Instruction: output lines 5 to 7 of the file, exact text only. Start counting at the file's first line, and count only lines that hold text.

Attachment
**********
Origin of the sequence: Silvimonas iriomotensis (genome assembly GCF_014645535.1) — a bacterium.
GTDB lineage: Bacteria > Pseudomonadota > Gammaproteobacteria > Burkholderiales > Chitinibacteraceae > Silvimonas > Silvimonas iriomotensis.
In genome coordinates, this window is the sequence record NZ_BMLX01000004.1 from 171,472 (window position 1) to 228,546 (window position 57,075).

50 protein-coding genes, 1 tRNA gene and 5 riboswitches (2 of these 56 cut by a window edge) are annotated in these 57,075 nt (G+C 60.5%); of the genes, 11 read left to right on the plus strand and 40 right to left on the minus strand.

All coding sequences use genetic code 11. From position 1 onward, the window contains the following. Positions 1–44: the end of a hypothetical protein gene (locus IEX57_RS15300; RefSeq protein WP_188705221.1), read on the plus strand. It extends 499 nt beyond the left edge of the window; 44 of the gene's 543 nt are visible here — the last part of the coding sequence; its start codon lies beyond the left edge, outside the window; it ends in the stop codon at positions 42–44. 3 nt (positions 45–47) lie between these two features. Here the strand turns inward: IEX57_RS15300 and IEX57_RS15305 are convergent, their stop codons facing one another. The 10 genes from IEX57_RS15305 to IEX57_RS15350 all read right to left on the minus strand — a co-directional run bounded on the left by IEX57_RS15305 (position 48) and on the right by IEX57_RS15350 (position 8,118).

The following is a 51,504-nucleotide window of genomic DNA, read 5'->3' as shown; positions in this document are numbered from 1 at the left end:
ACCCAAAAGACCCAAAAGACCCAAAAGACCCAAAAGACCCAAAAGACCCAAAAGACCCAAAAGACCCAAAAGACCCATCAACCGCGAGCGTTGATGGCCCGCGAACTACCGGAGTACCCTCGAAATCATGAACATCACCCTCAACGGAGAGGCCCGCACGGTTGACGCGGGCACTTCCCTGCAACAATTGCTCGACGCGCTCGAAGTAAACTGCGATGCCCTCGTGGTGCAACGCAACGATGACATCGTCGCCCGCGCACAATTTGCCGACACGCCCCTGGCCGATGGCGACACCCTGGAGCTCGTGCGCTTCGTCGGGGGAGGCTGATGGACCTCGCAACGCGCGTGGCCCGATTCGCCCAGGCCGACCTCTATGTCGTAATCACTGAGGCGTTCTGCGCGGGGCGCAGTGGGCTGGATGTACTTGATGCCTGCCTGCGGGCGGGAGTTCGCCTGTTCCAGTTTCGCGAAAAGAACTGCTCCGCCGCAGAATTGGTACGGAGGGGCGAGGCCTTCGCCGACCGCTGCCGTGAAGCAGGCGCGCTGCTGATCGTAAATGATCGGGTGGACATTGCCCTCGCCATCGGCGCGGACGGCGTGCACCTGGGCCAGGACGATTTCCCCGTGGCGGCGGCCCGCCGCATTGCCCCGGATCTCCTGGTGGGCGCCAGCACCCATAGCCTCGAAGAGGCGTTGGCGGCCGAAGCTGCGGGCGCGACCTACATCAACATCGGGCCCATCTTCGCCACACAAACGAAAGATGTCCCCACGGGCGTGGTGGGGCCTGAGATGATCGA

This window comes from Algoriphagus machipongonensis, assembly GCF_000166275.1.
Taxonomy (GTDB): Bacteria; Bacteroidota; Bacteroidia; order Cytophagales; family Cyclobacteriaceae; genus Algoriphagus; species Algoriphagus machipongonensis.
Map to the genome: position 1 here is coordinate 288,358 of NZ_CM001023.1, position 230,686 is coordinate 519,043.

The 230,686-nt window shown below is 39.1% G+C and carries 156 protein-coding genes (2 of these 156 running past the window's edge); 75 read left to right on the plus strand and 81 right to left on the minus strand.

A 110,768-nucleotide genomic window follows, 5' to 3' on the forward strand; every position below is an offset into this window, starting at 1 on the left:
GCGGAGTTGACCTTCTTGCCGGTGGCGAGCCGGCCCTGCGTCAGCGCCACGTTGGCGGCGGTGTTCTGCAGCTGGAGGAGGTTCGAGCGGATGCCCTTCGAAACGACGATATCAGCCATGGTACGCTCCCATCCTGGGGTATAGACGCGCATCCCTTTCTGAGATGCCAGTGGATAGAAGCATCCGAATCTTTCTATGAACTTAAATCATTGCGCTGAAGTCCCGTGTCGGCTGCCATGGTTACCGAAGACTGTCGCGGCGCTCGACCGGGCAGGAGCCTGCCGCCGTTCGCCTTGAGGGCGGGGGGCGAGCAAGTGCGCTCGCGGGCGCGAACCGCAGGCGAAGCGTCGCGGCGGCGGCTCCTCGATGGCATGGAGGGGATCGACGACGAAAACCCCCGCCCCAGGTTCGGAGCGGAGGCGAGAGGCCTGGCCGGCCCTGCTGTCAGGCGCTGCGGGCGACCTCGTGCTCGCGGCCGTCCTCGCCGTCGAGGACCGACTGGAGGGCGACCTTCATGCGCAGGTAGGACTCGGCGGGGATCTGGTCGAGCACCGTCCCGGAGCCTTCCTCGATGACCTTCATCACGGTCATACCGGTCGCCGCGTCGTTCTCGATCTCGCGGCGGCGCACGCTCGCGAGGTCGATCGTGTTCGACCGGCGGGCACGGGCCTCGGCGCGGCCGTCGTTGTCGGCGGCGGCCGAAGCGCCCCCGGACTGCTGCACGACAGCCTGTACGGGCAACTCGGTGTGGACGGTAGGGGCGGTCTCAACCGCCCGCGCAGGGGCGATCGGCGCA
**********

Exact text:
All coding sequences use genetic code 11. From position 1 onward, the window contains the following. Positions 1–44: the end of a hypothetical protein gene (locus IEX57_RS15300; RefSeq protein WP_188705221.1), read on the plus strand. It extends 499 nt beyond the left edge of the window; 44 of the gene's 543 nt are visible here — the last part of the coding sequence; its start codon lies beyond the left edge, outside the window; it ends in the stop codon at positions 42–44. 3 nt (positions 45–47) lie between these two features. Here the strand turns inward: IEX57_RS15300 and IEX57_RS15305 are convergent, their stop codons facing one another. The 10 genes from IEX57_RS15305 to IEX57_RS15350 all read right to left on the minus strand — a co-directional run bounded on the left by IEX57_RS15305 (position 48) and on the right by IEX57_RS15350 (position 8,118).

The following is a 51,504-nucleotide window of genomic DNA, read 5'->3' as shown; positions in this document are numbered from 1 at the left end:
ACCCAAAAGACCCAAAAGACCCAAAAGACCCAAAAGACCCAAAAGACCCAAAAGACCCAAAAGACCCAAAAGACCCATCAACCGCGAGCGTTGATGGCCCGCGAACTACCGGAGTACCCTCGAAATCATGAACATCACCCTCAACGGAGAGGCCCGCACGGTTGACGCGGGCACTTCCCTGCAACAATTGCTCGACGCGCTCGAAGTAAACTGCGATGCCCTCGTGGTGCAACGCAACGATGACATCGTCGCCCGCGCACAATTTGCCGACACGCCCCTGGCCGATGGCGACACCCTGGAGCTCGTGCGCTTCGTCGGGGGAGGCTGATGGACCTCGCAACGCGCGTGGCCCGATTCGCCCAGGCCGACCTCTATGTCGTAATCACTGAGGCGTTCTGCGCGGGGCGCAGTGGGCTGGATGTACTTGATGCCTGCCTGCGGGCGGGAGTTCGCCTGTTCCAGTTTCGCGAAAAGAACTGCTCCGCCGCAGAATTGGTACGGAGGGGCGAGGCCTTCGCCGACCGCTGCCGTGAAGCAGGCGCGCTGCTGATCGTAAATGATCGGGTGGACATTGCCCTCGCCATCGGCGCGGACGGCGTGCACCTGGGCCAGGACGATTTCCCCGTGGCGGCGGCCCGCCGCATTGCCCCGGATCTCCTGGTGGGCGCCAGCACCCATAGCCTCGAAGAGGCGTTGGCGGCCGAAGCTGCGGGCGCGACCTACATCAACATCGGGCCCATCTTCGCCACACAAACGAAAGATGTCCCCACGGGCGTGGTGGGGCCTGAGATGATCGA